3. If you take the causative organism and introduce it into an otherwise healthy and susceptible person, they will likely fall ill with the same disease;
  4. The same organism can be found in experimentally infected hosts and if removed and given to someone else, they will also get the illness.


So, if there is no virus, what is killing all these people? And then there is the slightly inconvenient truth that eventually every family will know someone who succumbed to this non-existent disease. Unless they all died, of course. 

3. “Doctors are paid to diagnose Covid.” Really? Where is my share? No shady government operative has offered me or any of my colleagues backhanders to diagnose a disease where none was. Yes, under the “CARES act” there is an additional payment to hospitals because Covid-related pneumonia costs more to treat, and providers can claim healthcare-related expenses or lost revenue due to Covid-19, but doctors are not being incentivized to sign their name to a fraudulent death certificate. If anyone knows different, please tell me.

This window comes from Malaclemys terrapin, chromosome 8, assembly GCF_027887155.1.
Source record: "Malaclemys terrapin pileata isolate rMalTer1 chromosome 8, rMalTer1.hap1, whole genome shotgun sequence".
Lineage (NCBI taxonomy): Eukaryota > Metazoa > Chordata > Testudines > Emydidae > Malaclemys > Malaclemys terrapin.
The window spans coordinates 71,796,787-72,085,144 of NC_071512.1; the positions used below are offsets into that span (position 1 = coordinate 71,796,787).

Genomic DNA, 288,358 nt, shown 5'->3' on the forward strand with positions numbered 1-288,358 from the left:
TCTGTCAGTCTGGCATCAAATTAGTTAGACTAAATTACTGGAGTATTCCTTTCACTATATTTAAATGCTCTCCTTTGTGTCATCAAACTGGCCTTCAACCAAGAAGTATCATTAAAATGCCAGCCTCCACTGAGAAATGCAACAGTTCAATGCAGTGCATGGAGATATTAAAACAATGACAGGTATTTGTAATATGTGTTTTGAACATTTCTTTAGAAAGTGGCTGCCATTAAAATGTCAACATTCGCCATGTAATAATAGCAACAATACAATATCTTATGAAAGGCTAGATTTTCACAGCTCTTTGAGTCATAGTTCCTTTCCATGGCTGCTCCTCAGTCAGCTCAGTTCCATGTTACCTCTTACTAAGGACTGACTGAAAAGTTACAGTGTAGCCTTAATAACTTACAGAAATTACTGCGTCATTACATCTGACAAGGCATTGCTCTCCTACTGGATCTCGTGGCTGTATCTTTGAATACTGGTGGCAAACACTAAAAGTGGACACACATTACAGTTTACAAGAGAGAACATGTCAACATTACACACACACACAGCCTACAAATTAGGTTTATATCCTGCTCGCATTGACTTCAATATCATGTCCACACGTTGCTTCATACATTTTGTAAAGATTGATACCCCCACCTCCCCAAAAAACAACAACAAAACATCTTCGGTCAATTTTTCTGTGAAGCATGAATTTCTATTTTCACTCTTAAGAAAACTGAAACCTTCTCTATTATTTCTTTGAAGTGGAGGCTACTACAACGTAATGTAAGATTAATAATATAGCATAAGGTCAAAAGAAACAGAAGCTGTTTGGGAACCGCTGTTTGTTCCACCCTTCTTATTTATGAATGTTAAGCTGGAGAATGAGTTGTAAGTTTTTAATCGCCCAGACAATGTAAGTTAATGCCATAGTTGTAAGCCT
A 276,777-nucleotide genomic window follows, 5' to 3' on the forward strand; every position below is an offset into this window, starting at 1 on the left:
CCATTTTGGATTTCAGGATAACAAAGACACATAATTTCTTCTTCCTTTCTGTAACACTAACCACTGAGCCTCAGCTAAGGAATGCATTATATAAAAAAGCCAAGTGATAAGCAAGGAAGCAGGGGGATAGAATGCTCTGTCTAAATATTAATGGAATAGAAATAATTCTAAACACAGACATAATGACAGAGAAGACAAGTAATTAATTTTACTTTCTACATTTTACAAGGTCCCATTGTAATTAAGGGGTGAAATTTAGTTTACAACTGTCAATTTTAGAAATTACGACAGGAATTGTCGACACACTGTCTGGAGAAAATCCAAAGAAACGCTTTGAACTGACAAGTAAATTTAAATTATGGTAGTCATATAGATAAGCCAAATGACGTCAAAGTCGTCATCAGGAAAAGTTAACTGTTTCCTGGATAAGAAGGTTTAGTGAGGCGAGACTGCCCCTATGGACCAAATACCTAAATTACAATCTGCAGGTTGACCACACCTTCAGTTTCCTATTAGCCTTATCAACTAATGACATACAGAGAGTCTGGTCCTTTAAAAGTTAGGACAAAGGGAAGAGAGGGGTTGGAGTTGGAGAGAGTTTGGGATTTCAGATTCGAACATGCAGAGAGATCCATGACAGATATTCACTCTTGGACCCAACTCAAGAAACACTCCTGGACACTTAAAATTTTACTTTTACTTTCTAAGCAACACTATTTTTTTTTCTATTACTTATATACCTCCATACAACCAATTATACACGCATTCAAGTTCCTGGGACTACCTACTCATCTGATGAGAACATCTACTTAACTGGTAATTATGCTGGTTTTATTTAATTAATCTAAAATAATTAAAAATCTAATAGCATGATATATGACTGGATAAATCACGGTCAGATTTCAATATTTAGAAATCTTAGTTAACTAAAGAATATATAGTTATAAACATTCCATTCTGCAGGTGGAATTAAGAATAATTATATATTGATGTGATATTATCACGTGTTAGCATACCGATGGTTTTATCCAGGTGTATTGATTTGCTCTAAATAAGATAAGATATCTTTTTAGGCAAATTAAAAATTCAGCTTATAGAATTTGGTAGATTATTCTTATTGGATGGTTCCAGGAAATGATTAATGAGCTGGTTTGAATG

4. “The vaccines are unnecessary and/or dangerous.” Oh boy, here’s a biggie. First, vaccines are safe and do work to prevent disease – have you met anyone recently who has polio? Or TB? Secondly, there are no chips hidden in vaccines so the government can track you; we have our mobile phones for that, and social media provides a robust agenda of when you drank a coffee and when you went to the bathroom. Third, there is no tissue from aborted babies in any of the vaccines. Oh, and by the way, I have received my first dose of the vaccine and am delighted to have been vaccinated as it might save my life, which I happen to treasure.